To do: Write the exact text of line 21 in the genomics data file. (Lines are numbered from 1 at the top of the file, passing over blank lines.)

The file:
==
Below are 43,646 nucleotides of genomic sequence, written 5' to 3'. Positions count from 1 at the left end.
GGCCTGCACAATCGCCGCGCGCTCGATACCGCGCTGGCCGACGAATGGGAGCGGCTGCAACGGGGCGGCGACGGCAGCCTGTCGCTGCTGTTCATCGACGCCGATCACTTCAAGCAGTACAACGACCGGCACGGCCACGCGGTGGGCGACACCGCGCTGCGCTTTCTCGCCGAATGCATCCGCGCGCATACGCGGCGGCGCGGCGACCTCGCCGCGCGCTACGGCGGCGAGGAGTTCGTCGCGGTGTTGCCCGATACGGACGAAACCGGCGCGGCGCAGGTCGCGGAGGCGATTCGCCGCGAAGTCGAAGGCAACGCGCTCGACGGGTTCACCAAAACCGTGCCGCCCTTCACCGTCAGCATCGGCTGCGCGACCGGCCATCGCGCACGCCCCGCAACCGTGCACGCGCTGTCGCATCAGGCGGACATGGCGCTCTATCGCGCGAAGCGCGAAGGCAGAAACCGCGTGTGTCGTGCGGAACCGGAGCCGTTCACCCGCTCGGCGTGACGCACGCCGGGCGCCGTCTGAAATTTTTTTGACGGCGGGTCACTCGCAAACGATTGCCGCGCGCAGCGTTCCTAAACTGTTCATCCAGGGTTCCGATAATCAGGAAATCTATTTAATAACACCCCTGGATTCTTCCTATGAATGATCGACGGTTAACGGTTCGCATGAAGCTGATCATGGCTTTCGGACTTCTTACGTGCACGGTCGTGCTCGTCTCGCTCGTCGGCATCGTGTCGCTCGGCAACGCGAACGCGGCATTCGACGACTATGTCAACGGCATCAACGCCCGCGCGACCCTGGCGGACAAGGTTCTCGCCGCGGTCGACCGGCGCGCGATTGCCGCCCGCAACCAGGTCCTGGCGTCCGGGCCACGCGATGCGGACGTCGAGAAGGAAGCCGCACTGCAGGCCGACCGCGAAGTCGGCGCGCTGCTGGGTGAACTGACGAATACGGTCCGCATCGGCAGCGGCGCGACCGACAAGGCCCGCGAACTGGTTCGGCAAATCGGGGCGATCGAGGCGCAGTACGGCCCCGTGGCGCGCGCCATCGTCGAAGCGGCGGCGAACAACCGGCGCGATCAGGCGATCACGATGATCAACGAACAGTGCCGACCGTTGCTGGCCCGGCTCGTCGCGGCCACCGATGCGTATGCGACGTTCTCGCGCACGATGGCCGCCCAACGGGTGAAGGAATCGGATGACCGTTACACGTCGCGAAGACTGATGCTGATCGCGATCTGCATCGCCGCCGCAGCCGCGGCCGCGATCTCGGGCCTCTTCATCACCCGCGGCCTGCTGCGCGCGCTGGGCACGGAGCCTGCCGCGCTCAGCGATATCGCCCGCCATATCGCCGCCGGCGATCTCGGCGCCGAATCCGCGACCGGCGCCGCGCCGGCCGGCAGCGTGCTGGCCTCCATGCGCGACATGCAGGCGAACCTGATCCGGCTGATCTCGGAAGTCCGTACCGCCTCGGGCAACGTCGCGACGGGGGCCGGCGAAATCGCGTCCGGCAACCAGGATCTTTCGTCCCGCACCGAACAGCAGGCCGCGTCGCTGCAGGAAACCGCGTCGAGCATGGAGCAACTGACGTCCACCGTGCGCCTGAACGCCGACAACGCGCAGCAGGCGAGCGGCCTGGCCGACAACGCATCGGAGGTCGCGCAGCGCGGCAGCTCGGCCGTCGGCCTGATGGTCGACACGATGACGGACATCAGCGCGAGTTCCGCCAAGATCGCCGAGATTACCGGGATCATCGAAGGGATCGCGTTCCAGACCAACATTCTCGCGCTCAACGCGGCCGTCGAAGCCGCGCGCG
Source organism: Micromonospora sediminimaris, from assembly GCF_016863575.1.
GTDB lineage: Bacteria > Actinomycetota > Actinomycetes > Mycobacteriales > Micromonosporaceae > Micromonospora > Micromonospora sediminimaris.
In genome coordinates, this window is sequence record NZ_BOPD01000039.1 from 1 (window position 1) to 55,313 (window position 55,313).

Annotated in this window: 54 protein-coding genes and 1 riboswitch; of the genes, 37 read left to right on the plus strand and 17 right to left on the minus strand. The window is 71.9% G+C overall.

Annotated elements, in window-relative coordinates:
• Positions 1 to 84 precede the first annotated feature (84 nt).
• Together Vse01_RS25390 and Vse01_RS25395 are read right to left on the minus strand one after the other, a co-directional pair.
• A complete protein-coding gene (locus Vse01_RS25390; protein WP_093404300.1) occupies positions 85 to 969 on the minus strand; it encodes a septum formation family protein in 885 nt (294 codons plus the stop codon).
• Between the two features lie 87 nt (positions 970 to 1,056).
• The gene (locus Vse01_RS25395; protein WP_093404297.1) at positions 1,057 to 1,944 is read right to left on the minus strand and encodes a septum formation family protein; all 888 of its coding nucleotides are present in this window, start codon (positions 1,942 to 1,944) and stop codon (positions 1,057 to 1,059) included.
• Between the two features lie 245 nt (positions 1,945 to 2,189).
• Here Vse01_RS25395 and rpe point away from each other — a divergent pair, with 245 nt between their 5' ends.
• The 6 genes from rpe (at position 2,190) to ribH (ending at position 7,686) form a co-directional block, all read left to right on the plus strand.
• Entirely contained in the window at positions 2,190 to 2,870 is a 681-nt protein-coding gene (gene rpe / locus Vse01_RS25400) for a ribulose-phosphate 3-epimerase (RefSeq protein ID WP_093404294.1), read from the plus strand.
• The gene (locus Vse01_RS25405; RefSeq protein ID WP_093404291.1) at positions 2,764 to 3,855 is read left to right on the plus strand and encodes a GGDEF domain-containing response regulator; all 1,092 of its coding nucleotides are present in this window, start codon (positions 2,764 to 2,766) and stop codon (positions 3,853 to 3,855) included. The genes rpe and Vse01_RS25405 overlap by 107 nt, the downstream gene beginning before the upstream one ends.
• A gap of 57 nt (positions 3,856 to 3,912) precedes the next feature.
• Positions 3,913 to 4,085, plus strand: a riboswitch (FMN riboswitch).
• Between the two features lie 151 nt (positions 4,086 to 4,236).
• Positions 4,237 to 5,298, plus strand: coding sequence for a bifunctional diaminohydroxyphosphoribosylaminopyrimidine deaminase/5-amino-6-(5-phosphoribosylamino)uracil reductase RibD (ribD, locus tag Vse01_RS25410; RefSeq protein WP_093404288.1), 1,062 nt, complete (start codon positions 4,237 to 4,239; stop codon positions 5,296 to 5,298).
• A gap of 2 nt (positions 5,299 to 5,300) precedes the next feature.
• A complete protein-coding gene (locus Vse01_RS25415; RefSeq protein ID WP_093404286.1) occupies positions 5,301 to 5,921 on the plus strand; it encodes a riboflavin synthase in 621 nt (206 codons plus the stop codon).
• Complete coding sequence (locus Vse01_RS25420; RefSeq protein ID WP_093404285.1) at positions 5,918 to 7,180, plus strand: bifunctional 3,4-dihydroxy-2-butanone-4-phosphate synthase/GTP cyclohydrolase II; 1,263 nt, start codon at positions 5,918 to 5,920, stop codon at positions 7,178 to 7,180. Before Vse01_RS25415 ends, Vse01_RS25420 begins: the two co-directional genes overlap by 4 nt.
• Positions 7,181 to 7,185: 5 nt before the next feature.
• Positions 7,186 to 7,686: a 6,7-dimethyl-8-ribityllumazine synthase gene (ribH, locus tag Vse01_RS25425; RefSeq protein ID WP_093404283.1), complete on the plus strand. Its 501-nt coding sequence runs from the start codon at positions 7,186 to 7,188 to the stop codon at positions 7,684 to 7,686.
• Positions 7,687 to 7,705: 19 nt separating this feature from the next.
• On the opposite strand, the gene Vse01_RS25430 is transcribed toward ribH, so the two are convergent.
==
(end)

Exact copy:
• Positions 4,237 to 5,298, plus strand: coding sequence for a bifunctional diaminohydroxyphosphoribosylaminopyrimidine deaminase/5-amino-6-(5-phosphoribosylamino)uracil reductase RibD (ribD, locus tag Vse01_RS25410; RefSeq protein WP_093404288.1), 1,062 nt, complete (start codon positions 4,237 to 4,239; stop codon positions 5,296 to 5,298).